Short version

Kit Kuksenok, PhD is a multi-disciplinary artist, researcher, and transsexual. Through participatory performance, data analysis, (auto)theory, and illustration, Kit practices and studies collective practices of (1) technical learning and teaching; and (2) building body knowledge. They are currently based in Berlin.

In the presentation below, I describe how the different threads of my research and art practice weave together:

"Speculative Images" @ The Art of Engagement, The Scottish Public Engagement Network Annual Gathering (August, 2021)
You can: watch the talks; see my slides; and view all other session materials

Long version

I was born in Kyiv, Ukraine. I did most of my growing up in the USA (Pittsburgh, Oberlin, Seattle). Since 2016, I have been based in Berlin. I speak English, Russian, Ukrainian, and now also German. I've studied Japanese and Latin in school, and I've worked on several constructed languages and scripts.

I have always been making visual art, and I have always been moving. My visual art projects are often an extension of the study of the body. I practice and teach yoga asana, which influences both how I teach technical subjects, and the art/performance landscape I am most interest in exploring.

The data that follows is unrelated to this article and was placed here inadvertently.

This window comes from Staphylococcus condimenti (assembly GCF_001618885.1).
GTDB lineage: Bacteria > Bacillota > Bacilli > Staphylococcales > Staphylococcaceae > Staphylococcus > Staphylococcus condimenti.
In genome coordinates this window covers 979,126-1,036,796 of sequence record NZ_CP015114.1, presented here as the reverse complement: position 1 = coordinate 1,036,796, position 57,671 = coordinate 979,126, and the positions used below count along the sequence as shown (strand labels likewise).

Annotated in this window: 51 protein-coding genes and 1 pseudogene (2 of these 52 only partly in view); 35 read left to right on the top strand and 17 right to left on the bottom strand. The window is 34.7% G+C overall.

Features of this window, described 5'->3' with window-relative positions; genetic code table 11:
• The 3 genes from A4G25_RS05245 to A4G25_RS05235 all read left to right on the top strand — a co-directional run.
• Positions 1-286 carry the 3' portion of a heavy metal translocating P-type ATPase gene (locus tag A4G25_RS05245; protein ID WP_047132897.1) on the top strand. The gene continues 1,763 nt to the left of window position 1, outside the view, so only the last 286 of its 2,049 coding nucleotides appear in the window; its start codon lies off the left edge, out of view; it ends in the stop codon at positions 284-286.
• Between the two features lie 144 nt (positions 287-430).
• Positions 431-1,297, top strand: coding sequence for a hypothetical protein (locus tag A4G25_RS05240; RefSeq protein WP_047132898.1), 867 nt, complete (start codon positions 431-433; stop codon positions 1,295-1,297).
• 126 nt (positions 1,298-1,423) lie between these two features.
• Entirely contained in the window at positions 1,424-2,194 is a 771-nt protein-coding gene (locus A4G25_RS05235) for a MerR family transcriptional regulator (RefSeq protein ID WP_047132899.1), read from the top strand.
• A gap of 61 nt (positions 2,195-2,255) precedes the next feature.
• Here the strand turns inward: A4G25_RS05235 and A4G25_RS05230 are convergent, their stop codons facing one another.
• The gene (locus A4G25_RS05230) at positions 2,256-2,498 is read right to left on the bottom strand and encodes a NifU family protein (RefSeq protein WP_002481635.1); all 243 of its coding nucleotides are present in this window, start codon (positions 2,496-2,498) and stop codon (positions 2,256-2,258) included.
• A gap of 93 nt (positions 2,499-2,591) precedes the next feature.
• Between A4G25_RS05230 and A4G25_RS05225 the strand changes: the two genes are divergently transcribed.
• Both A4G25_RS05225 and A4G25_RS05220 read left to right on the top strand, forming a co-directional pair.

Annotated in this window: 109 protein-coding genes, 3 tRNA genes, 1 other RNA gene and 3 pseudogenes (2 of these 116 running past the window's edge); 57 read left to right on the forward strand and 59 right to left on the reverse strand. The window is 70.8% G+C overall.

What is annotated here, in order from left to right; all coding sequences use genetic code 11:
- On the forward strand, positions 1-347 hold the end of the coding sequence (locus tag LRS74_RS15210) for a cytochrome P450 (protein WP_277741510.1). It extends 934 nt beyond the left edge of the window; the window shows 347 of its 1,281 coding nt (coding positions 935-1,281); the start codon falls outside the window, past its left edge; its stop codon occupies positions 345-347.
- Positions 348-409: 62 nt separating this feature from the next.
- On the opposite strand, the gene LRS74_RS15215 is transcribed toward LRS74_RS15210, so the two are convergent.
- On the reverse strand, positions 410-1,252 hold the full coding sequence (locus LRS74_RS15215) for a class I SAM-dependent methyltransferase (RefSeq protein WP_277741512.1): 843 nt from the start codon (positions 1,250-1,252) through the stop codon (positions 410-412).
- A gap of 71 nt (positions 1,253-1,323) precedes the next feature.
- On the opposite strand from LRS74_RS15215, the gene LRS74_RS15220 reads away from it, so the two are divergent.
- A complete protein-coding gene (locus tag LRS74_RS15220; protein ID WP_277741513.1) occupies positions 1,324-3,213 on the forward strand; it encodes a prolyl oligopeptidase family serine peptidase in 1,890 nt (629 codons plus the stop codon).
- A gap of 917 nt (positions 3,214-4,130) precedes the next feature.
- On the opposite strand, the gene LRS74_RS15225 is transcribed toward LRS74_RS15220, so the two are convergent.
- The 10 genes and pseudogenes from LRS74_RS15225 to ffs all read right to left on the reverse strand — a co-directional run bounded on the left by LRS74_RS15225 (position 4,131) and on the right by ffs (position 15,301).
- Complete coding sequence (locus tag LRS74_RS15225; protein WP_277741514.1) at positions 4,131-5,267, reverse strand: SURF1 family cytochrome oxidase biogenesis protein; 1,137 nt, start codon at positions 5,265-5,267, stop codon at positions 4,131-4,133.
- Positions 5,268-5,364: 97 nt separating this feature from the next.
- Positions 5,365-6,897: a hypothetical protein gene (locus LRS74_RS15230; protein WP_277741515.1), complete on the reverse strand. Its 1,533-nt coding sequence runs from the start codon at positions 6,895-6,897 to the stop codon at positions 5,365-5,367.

I've been doing some form of code and/or data work since 2006. I studied Applied Mathematics and Computer Science (BA, 2010) at Oberlin College, and attended graduate school at University of Washington Computer Science & Engineering. For my Master's (2014), I worked in the intersection of machine translation and human-computer interaction. For my PhD (2016), I studied software production practices. Here is where you can find a list of my research publications. I continue to work on CSCW-flavored research projects as an independent scholar. I am employed as a data analyst.

My background in socio-technical research informs my artistic practice. For example, here is work, based on a 2019 exhibition & performance with an exploratory simulation with Berlin-based artist Sage Jenson.

My code/data work experiences inform my artistic practice, too. I have used (and made, and critiqued) tools for systematic reflection and building body knowledge since 2008. I do not subscribe to a "self-optimization" ethos; rather, I am interested in non-violent approaches that thrive with the imperfection inherent in the collection of bodily data and question the mechanisms of this collection.

Last Updated: November, 2022